Skip to main content

Anti-fascists honour ceasefire deal

But Kiev refuses to pull back heavy weapons

ANTI-FASCIST forces in eastern Ukraine announced yesterday that they had begun pulling back heavy weapons from the front line.

Donetsk People’s Republic military commander Eduard Basurin said that his side had started to remove 100 122-mm howitzers.

Embarrassed by the announcement, which contrasted with its own forces’ previous justification of their refusal to act in line with the latest Minsk peace agreement, the Kiev government was reduced to claiming that the rebel pullout wasn’t really taking place.

A rebel official in the Lugansk People’s Republic region reported that Ukrainian forces there had begun a partial pullback, but Kiev military spokesman Colonel Andriy Lysenko said that no Ukrainian moves were under way.

The rebels “are just regrouping their gangs and are relocating their weapons,” he claimed.

“As soon as there is a ceasefire for two days, that is the signal to start a withdrawal.”

The Minsk talks delivered an agreement on February 12 that a wide buffer zone should be created between separatist rebels’ and government forces’ artillery as part of efforts to end the conflict that has left nearly 5,800 dead since April.

Reporters saw about a dozen howitzers moving from Donetsk through the town of Khartsyzk, six miles east of the line of conflict. Their final destination was unclear.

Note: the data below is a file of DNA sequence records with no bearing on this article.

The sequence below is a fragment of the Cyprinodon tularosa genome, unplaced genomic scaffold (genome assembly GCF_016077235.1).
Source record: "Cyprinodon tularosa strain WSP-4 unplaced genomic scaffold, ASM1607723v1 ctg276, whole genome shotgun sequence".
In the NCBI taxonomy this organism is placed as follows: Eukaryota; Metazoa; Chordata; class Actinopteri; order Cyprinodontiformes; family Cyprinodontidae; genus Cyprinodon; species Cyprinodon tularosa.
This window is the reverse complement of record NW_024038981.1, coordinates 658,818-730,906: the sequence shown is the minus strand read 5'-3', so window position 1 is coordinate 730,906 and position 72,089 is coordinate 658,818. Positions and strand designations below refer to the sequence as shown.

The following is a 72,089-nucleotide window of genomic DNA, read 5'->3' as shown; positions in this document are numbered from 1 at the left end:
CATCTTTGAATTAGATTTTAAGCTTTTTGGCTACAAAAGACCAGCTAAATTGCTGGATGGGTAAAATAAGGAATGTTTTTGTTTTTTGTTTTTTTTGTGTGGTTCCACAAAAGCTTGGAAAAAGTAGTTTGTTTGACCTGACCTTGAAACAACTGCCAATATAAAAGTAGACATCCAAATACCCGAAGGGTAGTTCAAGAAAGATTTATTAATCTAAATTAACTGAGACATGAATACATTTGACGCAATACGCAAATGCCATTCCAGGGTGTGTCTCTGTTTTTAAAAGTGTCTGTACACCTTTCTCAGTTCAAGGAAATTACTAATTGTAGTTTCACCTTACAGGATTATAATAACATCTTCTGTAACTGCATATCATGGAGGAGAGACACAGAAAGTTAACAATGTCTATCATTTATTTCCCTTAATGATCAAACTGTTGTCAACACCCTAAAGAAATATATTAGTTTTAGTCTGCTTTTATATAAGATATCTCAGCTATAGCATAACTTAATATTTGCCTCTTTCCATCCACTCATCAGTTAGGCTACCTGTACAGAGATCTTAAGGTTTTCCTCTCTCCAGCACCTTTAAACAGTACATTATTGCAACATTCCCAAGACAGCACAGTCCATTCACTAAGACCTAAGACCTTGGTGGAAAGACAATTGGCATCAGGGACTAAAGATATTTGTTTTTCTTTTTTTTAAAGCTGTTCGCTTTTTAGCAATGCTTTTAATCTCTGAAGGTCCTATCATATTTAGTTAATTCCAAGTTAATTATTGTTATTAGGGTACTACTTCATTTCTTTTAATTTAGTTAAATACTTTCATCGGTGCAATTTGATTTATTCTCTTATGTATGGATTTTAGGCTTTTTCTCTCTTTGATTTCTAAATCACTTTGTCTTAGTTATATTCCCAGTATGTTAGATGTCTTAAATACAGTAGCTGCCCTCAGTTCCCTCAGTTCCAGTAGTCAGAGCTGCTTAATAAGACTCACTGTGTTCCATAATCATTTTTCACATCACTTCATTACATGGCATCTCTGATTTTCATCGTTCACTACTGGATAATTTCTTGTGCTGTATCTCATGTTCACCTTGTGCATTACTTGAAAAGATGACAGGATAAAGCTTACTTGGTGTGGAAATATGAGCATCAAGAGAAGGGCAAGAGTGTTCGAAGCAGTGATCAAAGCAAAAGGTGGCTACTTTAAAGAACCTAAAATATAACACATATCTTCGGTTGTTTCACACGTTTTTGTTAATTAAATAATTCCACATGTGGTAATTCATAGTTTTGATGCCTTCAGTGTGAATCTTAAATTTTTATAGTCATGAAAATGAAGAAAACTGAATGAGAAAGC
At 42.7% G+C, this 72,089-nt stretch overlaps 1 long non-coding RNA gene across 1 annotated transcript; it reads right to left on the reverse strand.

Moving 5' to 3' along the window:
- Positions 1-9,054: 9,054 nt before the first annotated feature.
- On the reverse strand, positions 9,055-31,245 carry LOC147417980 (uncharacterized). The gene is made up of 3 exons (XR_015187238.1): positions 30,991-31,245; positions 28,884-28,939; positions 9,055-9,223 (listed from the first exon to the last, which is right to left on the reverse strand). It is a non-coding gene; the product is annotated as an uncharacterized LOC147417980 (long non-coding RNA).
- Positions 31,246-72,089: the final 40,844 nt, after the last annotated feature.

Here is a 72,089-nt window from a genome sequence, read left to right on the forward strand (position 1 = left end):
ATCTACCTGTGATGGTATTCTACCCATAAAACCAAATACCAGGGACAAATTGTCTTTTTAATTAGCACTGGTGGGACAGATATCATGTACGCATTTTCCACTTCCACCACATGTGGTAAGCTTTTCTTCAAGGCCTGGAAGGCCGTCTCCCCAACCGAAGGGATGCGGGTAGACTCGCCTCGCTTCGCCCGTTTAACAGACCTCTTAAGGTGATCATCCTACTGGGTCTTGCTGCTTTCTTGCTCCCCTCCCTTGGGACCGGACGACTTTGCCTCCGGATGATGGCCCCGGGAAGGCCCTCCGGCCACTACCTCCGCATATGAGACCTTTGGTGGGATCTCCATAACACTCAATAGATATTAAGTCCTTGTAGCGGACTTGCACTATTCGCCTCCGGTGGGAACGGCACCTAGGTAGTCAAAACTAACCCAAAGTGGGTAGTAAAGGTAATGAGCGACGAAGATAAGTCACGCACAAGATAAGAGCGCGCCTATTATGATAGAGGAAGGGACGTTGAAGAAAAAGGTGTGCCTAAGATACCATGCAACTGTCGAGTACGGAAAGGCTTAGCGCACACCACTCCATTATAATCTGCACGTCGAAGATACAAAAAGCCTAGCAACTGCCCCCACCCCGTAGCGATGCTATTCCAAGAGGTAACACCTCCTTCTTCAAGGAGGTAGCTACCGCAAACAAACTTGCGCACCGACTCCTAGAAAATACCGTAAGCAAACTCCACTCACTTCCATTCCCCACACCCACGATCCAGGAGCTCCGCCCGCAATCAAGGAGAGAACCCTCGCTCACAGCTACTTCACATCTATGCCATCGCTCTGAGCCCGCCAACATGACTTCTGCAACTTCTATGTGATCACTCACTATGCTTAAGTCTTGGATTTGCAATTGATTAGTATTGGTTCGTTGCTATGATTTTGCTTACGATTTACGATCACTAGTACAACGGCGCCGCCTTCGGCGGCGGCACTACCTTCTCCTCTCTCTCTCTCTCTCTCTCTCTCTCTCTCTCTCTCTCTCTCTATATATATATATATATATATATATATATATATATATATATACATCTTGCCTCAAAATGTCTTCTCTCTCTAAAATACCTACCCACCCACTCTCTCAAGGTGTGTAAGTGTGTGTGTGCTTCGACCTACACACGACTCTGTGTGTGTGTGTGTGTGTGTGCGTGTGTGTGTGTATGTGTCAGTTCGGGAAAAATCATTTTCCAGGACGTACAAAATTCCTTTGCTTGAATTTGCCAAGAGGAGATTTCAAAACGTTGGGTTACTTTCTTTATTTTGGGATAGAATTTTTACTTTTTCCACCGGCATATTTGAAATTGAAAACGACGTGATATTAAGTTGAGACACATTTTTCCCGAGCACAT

The peace plan calls for heavy weapons to be pulled back 15 to 45 miles from the front line, depending on their calibre.

The disagreement over whether a withdrawal was taking place coincided with the onset of peace talks in Paris, attended by the foreign ministers of Russia, Ukraine, Germany and France.

Kiev military spokesman Lieutenant Colonel Anatoliy Stelmakh claimed yesterday that rebels had shelled the town of Popasna seven times and launched one barrage on the village of Luhanske.

He accused them also of having tried to storm government positions near the southern village of Shyrokyne, which is close to the strategic Azov Sea port of Mariupol.

OWNED BY OUR READERS

We're a reader-owned co-operative, which means you can become part of the paper too by buying shares in the People’s Press Printing Society.

Become a supporter

Fighting fund

You've Raised:£ 4,473
We need:£ 13,527
23 Days remaining
Donate today